“Well, try $1.375 billion,” Ms. Ingraham said on Fox News on Tuesday night. “She might not want to call it a wall, but that’s what it is. And that’s not all bad.”
As of late Wednesday afternoon, lawmakers and aides were working to resolve lingering issues in the spending package, which includes funding for the Department of Homeland Security and six unfinished spending bills.
Representative Henry Cuellar, Democrat of Texas and one of the 17 House and Senate lawmakers negotiating a compromise, said there were late discussions about where new fencing could be built in the Rio Grande Valley, in order to address local and environmental concerns. White House officials pushed back against efforts to empower local governments to block f new fencing.
A number of extensions, including a provision that would provide back pay to federal contractors deprived of payments during the last shutdown, will not be included in the package because bicameral leadership negotiations did not result in an agreement, according to a senior Democratic aide. The unfinished items also include an extension of the Violence Against Women Act, which is set to expire Friday.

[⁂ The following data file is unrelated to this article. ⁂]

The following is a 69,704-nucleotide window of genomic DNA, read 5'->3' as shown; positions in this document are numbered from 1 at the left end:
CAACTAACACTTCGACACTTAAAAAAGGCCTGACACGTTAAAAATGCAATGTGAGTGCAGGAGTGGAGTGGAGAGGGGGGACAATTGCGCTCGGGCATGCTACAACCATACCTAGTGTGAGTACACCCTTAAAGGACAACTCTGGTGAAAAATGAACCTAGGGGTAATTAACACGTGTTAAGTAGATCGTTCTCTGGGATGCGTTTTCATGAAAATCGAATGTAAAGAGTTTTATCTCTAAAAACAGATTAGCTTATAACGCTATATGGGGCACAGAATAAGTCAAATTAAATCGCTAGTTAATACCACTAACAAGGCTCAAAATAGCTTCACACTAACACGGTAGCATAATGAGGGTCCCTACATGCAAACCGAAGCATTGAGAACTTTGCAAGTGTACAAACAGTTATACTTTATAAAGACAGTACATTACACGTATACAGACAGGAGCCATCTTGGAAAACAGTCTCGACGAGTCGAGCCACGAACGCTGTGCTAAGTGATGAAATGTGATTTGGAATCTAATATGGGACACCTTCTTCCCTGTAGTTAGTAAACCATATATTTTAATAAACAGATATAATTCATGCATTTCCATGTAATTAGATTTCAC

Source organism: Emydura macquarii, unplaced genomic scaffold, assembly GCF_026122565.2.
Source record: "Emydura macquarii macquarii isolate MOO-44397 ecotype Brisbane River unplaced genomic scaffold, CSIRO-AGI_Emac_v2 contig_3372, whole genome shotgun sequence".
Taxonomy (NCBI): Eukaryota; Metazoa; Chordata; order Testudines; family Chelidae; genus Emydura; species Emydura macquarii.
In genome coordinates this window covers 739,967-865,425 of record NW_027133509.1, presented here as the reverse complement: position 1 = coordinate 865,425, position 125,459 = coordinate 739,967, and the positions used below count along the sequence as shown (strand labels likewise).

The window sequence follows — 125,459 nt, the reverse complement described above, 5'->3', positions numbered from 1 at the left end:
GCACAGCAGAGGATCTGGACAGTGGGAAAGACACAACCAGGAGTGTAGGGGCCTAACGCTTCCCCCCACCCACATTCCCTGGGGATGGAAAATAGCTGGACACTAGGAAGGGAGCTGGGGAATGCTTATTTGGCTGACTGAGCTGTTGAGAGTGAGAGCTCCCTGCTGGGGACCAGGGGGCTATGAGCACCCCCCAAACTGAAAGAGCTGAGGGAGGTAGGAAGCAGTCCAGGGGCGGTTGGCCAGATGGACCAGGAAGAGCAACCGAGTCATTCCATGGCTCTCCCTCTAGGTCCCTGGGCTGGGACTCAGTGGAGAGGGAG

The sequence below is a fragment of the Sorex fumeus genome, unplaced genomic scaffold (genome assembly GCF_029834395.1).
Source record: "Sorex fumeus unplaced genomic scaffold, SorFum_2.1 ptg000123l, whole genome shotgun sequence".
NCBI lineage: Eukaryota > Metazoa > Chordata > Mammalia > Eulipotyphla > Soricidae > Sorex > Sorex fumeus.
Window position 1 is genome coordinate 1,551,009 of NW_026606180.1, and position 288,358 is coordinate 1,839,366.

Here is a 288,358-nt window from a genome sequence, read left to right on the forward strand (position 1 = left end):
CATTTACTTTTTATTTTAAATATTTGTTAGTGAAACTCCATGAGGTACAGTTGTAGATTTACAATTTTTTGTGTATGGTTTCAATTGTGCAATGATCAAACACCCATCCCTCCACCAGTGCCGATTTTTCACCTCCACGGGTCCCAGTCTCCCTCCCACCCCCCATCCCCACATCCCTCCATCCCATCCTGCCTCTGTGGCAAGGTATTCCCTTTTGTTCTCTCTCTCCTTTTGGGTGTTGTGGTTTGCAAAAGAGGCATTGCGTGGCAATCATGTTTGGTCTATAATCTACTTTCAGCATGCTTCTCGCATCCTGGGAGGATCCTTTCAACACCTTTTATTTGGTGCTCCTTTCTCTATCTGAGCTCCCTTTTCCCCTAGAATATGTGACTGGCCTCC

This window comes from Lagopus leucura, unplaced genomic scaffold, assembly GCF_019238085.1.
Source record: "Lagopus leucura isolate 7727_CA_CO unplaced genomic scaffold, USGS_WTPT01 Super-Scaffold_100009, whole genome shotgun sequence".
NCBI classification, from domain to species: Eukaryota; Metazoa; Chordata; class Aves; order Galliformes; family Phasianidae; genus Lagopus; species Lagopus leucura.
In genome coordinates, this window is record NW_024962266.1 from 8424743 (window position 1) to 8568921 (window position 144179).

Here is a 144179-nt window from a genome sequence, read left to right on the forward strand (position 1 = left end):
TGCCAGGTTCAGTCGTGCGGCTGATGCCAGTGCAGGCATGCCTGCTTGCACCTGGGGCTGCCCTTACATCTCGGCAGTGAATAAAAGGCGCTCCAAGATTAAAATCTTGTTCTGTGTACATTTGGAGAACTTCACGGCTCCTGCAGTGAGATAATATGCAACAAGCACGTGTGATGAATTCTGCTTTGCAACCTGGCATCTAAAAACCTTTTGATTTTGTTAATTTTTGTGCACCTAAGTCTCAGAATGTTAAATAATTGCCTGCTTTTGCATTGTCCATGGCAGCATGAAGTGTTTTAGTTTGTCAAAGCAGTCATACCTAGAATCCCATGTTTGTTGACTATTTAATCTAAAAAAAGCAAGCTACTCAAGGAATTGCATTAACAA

Mr. Trump said the White House had not seen the legislative text of the deal, and when aides do, “we’ll be looking for land mines.”
Because the text had yet to be finalized, multiple lawmakers declined to give definitive answers about their support of the bill. But most Democrats indicated they would support the legislation, even before the text was finished, in part because it would stave off another government shutdown and includes Democratic priorities in the other six bills.
Other liberal lawmakers expressed concerns about the funding levels for the number of beds for detained immigrants and Immigration and Customs Enforcement, which some had campaigned to abolish. Representative Alexandria Ocasio-Cortez, Democrat of New York and one of the more prominent advocates for abolishing ICE, said she was leaning against it.